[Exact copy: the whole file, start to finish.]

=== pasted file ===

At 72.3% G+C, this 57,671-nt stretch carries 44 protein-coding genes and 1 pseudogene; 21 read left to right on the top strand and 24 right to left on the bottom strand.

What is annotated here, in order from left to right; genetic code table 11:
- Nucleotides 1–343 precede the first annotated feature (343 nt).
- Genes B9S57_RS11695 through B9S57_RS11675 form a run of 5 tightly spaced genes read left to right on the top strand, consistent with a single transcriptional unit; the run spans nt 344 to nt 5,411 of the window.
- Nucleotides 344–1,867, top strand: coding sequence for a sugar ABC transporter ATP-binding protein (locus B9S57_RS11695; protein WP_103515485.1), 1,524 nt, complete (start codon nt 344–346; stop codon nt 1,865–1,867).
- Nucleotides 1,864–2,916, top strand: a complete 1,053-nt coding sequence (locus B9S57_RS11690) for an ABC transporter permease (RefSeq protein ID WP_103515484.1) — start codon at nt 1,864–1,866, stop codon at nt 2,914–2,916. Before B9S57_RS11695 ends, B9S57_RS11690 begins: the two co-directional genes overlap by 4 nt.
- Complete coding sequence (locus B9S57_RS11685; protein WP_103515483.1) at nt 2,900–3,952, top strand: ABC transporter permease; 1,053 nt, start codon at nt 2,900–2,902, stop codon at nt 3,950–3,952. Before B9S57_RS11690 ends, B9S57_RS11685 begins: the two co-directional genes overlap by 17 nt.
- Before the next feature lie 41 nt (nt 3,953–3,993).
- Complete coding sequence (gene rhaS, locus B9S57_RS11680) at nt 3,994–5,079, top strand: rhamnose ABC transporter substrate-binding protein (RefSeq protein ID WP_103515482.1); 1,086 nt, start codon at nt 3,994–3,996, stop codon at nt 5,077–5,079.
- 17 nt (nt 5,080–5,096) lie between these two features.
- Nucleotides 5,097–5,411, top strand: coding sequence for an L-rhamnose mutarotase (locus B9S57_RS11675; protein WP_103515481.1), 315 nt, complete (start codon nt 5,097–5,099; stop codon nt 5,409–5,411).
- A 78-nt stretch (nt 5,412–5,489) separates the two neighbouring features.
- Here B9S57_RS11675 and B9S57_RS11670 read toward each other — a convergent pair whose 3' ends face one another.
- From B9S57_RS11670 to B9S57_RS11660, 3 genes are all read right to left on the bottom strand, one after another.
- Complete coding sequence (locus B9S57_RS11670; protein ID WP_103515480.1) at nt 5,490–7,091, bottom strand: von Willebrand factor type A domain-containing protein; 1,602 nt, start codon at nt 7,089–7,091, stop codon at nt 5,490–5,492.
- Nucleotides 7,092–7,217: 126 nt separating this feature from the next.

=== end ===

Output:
At 72.3% G+C, this 57,671-nt stretch carries 44 protein-coding genes and 1 pseudogene; 21 read left to right on the top strand and 24 right to left on the bottom strand.

What is annotated here, in order from left to right; genetic code table 11:
- Nucleotides 1–343 precede the first annotated feature (343 nt).
- Genes B9S57_RS11695 through B9S57_RS11675 form a run of 5 tightly spaced genes read left to right on the top strand, consistent with a single transcriptional unit; the run spans nt 344 to nt 5,411 of the window.
- Nucleotides 344–1,867, top strand: coding sequence for a sugar ABC transporter ATP-binding protein (locus B9S57_RS11695; protein WP_103515485.1), 1,524 nt, complete (start codon nt 344–346; stop codon nt 1,865–1,867).
- Nucleotides 1,864–2,916, top strand: a complete 1,053-nt coding sequence (locus B9S57_RS11690) for an ABC transporter permease (RefSeq protein ID WP_103515484.1) — start codon at nt 1,864–1,866, stop codon at nt 2,914–2,916. Before B9S57_RS11695 ends, B9S57_RS11690 begins: the two co-directional genes overlap by 4 nt.
- Complete coding sequence (locus B9S57_RS11685; protein WP_103515483.1) at nt 2,900–3,952, top strand: ABC transporter permease; 1,053 nt, start codon at nt 2,900–2,902, stop codon at nt 3,950–3,952. Before B9S57_RS11690 ends, B9S57_RS11685 begins: the two co-directional genes overlap by 17 nt.
- Before the next feature lie 41 nt (nt 3,953–3,993).
- Complete coding sequence (gene rhaS, locus B9S57_RS11680) at nt 3,994–5,079, top strand: rhamnose ABC transporter substrate-binding protein (RefSeq protein ID WP_103515482.1); 1,086 nt, start codon at nt 3,994–3,996, stop codon at nt 5,077–5,079.
- 17 nt (nt 5,080–5,096) lie between these two features.
- Nucleotides 5,097–5,411, top strand: coding sequence for an L-rhamnose mutarotase (locus B9S57_RS11675; protein WP_103515481.1), 315 nt, complete (start codon nt 5,097–5,099; stop codon nt 5,409–5,411).
- A 78-nt stretch (nt 5,412–5,489) separates the two neighbouring features.
- Here B9S57_RS11675 and B9S57_RS11670 read toward each other — a convergent pair whose 3' ends face one another.
- From B9S57_RS11670 to B9S57_RS11660, 3 genes are all read right to left on the bottom strand, one after another.
- Complete coding sequence (locus B9S57_RS11670; protein ID WP_103515480.1) at nt 5,490–7,091, bottom strand: von Willebrand factor type A domain-containing protein; 1,602 nt, start codon at nt 7,089–7,091, stop codon at nt 5,490–5,492.
- Nucleotides 7,092–7,217: 126 nt separating this feature from the next.